On the third day of the camp it was time to let the dogs rest and instead concentrate on the handler's point of view. First, both the body and mind got to relax with a morning yoga session. Having achieved a perfect peace of mind, it was time for the workshop and some free-flowing thinking. The goal of the workshop was to discuss the many attributes of agility - both positive and negative - as well as discuss OneMind Dogs methodology and the website. Both topics stirred up some very lively discussion and a lot of wonderful feedback for developing the site further.
Next off, OMD coach Kayl McCann gave us an account of her route into the world of OneMind Dogs methodology. In 2011, Jaakko and Janita were giving a seminar in the States which Kayl decided to attend. Once there, it was a revelation that a lot of the things were the same she had been thinking about. With OMD, handling alone was not really the thing but understanding agility itself - the movement, positioning, always thinking about the line and not the next obstacle. And what do you know, rather soon Kayl found herself coaching OMD methods herself.
A huge part of succeeding in agility has to do with maintaining the right mindset at competitions. Mental training skills are essential for success: for setting goals, preparing for competitions, focusing and managing disturbances and nervousness, just to name a few. One should learn about ones' sport and about who you are - your strengths, weaknesses, soft spots or difficult areas. Sport psychology coach Vappu Alatalo presented the importance of mental preparation together with the case of Tuulia Liuhto.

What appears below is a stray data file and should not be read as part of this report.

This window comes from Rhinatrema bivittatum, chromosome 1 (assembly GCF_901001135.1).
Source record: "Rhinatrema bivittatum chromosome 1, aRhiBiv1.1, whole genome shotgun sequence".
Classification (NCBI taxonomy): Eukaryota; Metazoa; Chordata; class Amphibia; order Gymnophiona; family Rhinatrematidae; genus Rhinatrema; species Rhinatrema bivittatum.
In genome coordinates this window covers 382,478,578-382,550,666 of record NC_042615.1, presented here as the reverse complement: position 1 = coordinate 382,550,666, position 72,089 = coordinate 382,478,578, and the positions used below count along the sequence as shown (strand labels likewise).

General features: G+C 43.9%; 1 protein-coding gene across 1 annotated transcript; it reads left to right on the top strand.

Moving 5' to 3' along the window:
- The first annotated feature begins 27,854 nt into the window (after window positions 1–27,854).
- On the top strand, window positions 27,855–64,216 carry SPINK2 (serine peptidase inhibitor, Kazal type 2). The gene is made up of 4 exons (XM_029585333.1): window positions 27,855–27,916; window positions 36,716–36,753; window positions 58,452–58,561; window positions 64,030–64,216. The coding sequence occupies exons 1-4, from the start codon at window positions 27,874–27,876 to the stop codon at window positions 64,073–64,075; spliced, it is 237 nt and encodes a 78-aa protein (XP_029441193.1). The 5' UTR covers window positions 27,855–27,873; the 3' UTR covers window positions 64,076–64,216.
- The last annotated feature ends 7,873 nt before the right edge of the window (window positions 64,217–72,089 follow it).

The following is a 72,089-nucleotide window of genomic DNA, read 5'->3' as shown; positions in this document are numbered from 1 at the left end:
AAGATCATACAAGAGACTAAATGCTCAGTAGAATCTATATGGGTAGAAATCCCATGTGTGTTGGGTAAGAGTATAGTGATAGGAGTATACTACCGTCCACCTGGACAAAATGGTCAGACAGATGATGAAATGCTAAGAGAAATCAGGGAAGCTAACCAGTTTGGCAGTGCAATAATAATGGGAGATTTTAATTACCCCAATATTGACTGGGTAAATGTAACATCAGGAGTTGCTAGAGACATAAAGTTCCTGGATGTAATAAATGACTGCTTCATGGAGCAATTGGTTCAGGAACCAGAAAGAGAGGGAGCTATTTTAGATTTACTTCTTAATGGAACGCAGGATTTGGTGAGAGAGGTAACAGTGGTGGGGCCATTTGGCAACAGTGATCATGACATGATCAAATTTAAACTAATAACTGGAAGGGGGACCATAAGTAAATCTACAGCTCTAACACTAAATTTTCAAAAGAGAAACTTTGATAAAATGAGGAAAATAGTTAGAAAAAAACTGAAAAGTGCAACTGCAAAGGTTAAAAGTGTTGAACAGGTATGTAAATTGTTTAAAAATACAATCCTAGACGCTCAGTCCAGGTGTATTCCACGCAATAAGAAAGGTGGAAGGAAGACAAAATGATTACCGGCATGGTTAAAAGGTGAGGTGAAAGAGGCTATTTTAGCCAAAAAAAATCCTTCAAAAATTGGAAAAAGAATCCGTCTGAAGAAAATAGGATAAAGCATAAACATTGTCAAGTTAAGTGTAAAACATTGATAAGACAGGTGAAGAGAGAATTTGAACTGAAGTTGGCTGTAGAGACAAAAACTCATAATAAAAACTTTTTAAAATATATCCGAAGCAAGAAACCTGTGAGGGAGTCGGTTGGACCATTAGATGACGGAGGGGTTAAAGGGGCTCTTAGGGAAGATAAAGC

Tuulia's case was one to aptly demonstrate the effect of positive thinking. Tuulia is as perfectionist as a person can be and always comparing herself to others. More often than not, she automatically thought she would fail. At one point it was evident that her technical skills were very good but it was not enough - the mental side was getting in the way of her success. As Vappu recounted, people as competitive and ambitious as Tuulia often break themselves a bit. She was ready technically but there was a lot of other things missing. It is these types of mental blocks that the mental coaching process addressess, trying to restructure a person's mindset into one that will promote success instead of hindering it.
The day's training ended with an awesomely explosive demonstration of flyball by Kayl and some of the OMD coaches. A compelling sport, flyball definitely offers a whole lot of fun if one wants to do something different from agility. Later on the same day, the coaches and camp participants gathered for an evening of relaxation at Noora's place. The camp-goers got to hear a bit more about our coaches and got a taste of traditional Finnish barbeque and sauna. The evening did certainly not run short of laughter!